I have noticed that many leaders of professional service teams do a lot of the formal things that are required of them. They hold meetings to review performance, they conduct performance review interviews, they keep their people informed about major changes, they involve their teams in objective setting and so on. What they don’t do so much of is listening and talking informally one to one with their colleagues.
The motivational effects of taking an interest in people’s personal lives, knowing about their aspirations and helping them with their worries and crises cannot be overestimated. It is all about developing relationships that go beyond the day-to-day tasks that people have to do.
I sometimes hear professionals, particularly older ones, say that they haven’t the time or the inclination to talk to people other than on strictly technical and business matters. Sometimes they even seem to be a little uncomfortable when out of the strictly professional role. On the other hand leaders who do show a genuine interest in the leisure interests and home and family life of others find that it helps people to feel valued. When this happens then motivation is usually enhanced.
Most young professionals are not simply concerned with their current range of work activities. They have aspirations. If they are in private practice they may want to become partners. Some will want to take on leadership roles. Others will be keen to develop their marketing skills. Many will wish to widen the horizons of their professional abilities by working in new client sectors, pursuing an international presence or developing a different technical speciality. In many firms these issues receive some attention, often mechanical and perfunctory, at annual performance review discussions. Good leaders, however, talk about them frequently and informally with the people concerned. They not only know about their team members’ aspirations but they go out of their way to assist in their achievement. People like working for team leaders who are genuinely interested in their career development. It is another key to good motivation. Leaders who have a reputation for helping their people to build their careers are more likely to attract good people to work for them. This is a refreshing contrast to those nominal team leaders who block progress of their good people because they are afraid of losing them to other parts of the business.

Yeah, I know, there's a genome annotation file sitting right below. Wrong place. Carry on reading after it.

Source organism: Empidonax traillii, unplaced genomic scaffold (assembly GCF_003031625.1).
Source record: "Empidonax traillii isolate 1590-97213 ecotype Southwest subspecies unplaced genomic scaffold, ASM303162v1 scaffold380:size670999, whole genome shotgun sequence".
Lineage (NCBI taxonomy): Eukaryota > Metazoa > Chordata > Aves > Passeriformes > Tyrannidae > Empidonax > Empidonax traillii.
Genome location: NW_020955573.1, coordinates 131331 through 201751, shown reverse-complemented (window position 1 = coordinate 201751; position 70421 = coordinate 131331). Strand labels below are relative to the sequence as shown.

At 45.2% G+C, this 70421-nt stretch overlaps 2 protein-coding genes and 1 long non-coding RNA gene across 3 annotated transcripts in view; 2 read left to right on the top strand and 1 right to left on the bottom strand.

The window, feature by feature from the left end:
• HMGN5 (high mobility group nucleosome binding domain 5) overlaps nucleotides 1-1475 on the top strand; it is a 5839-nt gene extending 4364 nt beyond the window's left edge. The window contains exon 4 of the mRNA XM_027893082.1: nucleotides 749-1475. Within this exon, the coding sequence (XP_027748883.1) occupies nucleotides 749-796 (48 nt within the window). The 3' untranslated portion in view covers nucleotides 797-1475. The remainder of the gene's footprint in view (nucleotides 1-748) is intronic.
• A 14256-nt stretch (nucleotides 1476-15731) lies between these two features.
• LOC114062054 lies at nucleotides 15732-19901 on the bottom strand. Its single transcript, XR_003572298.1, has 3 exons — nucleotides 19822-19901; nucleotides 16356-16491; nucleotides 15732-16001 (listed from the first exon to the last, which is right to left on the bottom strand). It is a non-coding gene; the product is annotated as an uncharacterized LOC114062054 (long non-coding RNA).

We all have our ups and downs in life. We have crises in our personal lives. We become stressed. We get tired. We get frustrated. We have periods when our work doesn’t run smoothly. We have tough times with difficult clients. Sometimes these problems lead to a fall-off in performance. Sometimes people try to make up for the difficulties by working extremely long hours. Good leaders are attentive to these crises. By keeping in touch and taking the time, informally, to talk with their colleagues they know when these problems arise. If you are a team leader who is aware, who listens, who offers support and who helps then that will lift the spirits of those experiencing difficulties in their lives and assist them in getting back on track.
Ed Smith explains the importance of this leadership attribute at PricewaterhouseCoopers:
These days we work in difficult markets. Clients are very demanding. Life is getting more and more complicated. We all need plenty of resilience to cope with the tough conditions. The support that team leaders can provide to their colleagues is vital in ensuring a high level of motivation. We tell our people not to go it alone. There is no sin in asking for help, quite the reverse. What is not acceptable is for people not to ask for help and then to get it wrong. Our team leaders know that they must always be available to provide support. In a way, availability to colleagues, when help is needed, is the essence of the team leader’s role. I believe that it is a key factor in how we keep people motivated.